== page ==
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What it’s like to be a young disabled woman in the UK

June Eric-Udorie speaks to four women about the impact their disability has had on their lives and the future they’d like to see

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By June Eric-Udorie on

Being a black, queer, disabled woman is often exhausting. As a woman with an “invisible” disability (I’m visually impaired), I am faced with a deluge of microaggressions on a daily basis, particularly at the university where I’m studying. People laugh at me when I can’t see in class and read things wrong; I’ve been refused the accessibility seats because I don’t “look” disabled and other students have even proclaimed it’s unfair that I get extra time for tests or exams, because I’m "smart”. These examples only scratch the surface of the reality of being poor, black and disabled – never mind having to use public transportation even when it’s not accessible, struggling to read menus and generally feeling like the world wasn’t designed for people like you. Sadly, these stories are all too common for disabled women in the UK today.

The reality is disabled women are disenfranchised and discriminated in myriad ways. In 2017, an inquiry by the United Nations found that the UK was failing to uphold disabled people’s rights across a range of areas, such as education, work, housing, health, transport and social security – and this disproportionately affects women.

According to the Equality And Human Rights Commission, 35% of disabled women in the UK are paid below the national living wage. In fact, disabled women are increasingly likely to be victims of domestic abuse and violence. Tragically, nearly half of all female prisoners (double the rate for male prisoners) report attempting suicide.

To help understand the challenges facing disabled women in the UK, and the path forward, I spoke to a number of young women about their lives, the impact of their disability and the future they’d like to see.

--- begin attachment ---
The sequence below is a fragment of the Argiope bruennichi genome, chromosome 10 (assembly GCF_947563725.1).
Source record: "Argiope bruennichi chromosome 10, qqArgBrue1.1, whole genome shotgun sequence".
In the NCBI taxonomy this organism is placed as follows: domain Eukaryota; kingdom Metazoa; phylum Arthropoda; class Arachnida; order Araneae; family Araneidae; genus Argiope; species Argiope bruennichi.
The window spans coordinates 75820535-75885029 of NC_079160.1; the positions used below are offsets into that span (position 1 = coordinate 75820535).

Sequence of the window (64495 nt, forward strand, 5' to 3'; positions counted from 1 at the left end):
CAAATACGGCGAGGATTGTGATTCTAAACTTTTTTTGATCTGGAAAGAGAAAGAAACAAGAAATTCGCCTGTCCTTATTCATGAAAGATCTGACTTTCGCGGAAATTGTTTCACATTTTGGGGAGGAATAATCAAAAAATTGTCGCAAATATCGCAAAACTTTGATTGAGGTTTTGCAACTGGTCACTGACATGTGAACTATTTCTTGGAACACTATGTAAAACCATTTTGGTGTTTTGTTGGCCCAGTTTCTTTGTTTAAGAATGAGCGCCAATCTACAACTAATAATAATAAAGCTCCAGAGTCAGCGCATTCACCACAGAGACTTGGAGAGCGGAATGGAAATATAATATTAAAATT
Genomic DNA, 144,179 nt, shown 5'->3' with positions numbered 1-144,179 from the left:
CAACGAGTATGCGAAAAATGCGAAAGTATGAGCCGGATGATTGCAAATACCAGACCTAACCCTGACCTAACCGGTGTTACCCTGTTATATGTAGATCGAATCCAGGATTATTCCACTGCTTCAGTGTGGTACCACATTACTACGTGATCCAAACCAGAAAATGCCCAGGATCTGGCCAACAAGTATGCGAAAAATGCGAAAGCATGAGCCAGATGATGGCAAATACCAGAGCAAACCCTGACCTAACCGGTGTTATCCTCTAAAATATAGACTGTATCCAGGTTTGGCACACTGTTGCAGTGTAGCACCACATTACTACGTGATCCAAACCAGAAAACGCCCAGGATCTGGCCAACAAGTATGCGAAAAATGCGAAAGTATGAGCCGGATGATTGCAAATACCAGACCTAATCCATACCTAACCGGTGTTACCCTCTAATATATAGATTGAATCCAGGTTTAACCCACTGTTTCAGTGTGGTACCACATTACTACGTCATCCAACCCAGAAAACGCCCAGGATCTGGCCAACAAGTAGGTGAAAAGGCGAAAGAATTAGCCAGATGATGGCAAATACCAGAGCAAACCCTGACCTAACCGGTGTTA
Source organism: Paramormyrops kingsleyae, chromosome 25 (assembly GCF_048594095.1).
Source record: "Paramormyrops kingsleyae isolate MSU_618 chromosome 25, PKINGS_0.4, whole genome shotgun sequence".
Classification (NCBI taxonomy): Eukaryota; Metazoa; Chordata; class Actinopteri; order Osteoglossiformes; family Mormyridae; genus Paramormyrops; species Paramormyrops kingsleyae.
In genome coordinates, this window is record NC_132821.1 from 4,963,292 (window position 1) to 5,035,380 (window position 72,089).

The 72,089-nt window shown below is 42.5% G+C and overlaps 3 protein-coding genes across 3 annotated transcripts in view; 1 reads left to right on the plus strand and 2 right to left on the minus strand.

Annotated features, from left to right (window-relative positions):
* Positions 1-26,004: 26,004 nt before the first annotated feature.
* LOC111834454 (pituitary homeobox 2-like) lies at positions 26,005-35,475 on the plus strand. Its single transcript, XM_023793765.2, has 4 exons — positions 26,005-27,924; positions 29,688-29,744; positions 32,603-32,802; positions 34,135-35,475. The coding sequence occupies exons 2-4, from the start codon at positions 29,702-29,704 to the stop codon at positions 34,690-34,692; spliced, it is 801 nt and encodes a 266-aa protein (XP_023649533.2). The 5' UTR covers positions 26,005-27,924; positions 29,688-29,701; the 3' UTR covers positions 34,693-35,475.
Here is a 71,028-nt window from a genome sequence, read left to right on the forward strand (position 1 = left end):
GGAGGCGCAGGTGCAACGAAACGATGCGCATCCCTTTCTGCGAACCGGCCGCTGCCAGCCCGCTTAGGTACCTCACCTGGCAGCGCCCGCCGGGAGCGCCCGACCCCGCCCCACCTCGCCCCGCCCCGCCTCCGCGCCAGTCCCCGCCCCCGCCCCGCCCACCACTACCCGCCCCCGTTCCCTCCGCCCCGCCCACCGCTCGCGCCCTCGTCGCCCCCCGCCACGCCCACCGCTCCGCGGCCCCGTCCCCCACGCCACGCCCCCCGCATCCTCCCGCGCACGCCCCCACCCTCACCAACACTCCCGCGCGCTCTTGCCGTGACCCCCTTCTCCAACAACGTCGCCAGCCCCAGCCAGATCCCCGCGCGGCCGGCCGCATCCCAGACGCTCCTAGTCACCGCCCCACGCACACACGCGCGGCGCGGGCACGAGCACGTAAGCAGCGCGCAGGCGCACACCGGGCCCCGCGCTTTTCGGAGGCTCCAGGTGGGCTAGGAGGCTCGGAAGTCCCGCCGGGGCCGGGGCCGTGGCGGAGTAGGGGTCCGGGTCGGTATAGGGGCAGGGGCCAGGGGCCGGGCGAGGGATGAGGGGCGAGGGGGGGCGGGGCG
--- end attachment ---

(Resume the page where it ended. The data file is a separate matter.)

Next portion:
Here are four of those women, in their own words, speaking about their disabilities, how it affects their lives and what they would like to change.

Annabel Ashalley-Anthony, 28, NHS administrator, London

There is a multitude of ways in which sickle cell has made me feel marginalised. For instance, recognition: sickle cell is an “invisible” disease, that is to say I don’t “look” (in society’s general depiction or, rather, expectation) as someone should look when they have a disability. I can, for all intents and purposes, appear to be healthy when actually I’m really sick. There is a lot of stigma surrounding sickle cell. To be frank, it is known as a “black people” or a “people of colour” disease. Not enough is known about sickle-cell anaemia – I have had doctors ask me when it was that I caught sickle-cell anaemia, which is, in fact, an inherited disease, and thereby I can only have been born with it. The lack of knowledge surrounding sickle cell both from healthcare professionals and the general population is quite dangerous.

Living with sickle cell is not easy – it is threaded through every aspect of my life. It has affected both my social and professional life

Living with sickle cell is not easy – it is threaded through every aspect of my life. It has affected both my social and professional lives. I am only able to work part-time due to being sick and there are some social gatherings I simply cannot attend.

There is a near-endless list of things that I would like to see changed in the UK when it comes to being a disabled women, but the most pressing thing is education. Teaching people, especially children in schools, about tolerance when it comes to individuals who have a disability is the first step. Furthermore, educating them about how and why certain people look or act differently can go a very long way in bridging the gap.

Zahra Clembintson, 21, freelance writer, Norfolk

I have spastic diplegia cerebral palsy. This means I use walking sticks and a manual wheelchair to get around; I’m only able to walk short distances.

I think being disabled has given me a greater awareness of ableism in society, something I may not have had if I wasn’t disabled (although being disabled doesn’t automatically makes you incapable of being ableist, unfortunately!). It makes me sad to think that I might not have been so aware of ableism, and the prejudice and discrimination disabled people face, if I wasn’t disabled.